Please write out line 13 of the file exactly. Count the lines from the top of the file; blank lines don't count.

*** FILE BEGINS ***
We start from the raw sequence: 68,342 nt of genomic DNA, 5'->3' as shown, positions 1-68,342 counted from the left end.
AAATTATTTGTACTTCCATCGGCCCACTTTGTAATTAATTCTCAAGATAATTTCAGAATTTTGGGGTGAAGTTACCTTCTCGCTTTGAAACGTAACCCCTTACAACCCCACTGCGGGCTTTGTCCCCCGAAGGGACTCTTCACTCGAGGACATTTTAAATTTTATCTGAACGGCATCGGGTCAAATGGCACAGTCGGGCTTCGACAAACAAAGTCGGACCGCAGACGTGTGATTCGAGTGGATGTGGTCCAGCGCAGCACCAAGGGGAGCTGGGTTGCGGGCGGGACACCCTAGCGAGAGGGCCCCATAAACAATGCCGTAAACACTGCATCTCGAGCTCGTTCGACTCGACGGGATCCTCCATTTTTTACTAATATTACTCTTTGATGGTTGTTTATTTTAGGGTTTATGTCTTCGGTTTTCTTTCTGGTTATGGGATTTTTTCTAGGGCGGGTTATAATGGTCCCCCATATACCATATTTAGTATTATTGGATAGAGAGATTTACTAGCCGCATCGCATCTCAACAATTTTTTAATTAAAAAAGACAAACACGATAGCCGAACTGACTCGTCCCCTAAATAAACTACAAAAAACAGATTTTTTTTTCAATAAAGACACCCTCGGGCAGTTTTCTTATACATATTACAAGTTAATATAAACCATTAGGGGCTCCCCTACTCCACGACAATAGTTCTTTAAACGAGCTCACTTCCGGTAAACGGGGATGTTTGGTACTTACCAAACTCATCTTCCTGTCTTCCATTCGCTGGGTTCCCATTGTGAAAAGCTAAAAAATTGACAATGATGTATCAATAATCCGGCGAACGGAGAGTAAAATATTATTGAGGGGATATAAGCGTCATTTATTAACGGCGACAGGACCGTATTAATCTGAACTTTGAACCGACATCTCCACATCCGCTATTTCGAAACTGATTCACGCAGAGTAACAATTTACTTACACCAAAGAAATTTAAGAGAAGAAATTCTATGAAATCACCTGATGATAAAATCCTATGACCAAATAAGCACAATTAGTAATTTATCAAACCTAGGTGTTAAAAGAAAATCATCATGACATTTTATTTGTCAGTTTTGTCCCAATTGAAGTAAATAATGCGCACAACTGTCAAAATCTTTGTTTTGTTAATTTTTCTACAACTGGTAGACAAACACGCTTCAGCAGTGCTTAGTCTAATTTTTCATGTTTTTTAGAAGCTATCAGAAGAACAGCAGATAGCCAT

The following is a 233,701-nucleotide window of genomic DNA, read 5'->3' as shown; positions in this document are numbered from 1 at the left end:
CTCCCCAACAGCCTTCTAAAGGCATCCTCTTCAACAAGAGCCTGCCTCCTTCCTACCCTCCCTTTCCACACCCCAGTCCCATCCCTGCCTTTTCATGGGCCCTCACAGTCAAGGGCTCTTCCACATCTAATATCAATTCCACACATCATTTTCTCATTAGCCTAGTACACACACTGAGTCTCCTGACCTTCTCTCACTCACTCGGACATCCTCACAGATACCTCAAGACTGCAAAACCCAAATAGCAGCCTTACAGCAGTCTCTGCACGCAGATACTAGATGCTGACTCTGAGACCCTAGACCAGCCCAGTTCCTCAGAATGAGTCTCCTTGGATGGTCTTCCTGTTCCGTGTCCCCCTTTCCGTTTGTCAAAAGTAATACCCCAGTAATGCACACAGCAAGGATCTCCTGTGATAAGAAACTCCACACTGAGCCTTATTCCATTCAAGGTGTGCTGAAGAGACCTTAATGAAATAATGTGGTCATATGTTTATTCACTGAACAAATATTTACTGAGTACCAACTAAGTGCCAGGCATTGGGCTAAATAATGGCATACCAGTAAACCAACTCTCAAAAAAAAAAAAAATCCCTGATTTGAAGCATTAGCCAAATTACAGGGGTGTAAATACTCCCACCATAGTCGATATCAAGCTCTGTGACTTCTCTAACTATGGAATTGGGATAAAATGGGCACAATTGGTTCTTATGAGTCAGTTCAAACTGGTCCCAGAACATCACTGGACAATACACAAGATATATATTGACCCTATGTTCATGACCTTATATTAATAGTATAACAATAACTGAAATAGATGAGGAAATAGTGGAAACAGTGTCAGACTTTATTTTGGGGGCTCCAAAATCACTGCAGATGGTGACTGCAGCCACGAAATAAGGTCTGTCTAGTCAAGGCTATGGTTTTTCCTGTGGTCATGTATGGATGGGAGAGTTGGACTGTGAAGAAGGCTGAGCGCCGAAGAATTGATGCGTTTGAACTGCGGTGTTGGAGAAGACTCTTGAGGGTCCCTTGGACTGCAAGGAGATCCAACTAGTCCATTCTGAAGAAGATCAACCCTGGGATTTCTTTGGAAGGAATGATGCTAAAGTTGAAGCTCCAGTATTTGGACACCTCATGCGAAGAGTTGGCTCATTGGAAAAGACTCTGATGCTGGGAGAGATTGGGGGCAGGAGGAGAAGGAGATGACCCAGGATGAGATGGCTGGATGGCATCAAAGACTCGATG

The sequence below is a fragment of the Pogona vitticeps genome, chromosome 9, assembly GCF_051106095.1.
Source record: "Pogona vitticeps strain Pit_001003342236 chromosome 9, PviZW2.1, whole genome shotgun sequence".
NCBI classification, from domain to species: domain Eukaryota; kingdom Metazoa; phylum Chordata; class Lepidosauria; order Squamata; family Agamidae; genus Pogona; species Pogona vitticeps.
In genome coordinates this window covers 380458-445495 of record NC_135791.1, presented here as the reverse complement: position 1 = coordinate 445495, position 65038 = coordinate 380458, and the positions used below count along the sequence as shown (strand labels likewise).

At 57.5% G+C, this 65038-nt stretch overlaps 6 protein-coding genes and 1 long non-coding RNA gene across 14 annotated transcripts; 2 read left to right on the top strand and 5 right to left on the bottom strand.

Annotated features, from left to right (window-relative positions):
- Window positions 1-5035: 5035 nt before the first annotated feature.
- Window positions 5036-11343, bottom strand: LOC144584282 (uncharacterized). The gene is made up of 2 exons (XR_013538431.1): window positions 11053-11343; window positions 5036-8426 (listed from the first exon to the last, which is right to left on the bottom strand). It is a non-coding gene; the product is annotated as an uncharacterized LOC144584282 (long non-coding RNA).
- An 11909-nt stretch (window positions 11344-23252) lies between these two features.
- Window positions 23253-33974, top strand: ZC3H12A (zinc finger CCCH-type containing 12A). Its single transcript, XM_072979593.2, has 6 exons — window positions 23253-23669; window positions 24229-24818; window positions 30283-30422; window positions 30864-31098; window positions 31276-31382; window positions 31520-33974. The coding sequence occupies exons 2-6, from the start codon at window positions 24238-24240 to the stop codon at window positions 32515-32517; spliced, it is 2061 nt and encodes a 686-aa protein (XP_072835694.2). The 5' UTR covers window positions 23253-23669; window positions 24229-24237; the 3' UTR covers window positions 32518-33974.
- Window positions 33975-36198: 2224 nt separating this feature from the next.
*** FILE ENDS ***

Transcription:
- An 11909-nt stretch (window positions 11344-23252) lies between these two features.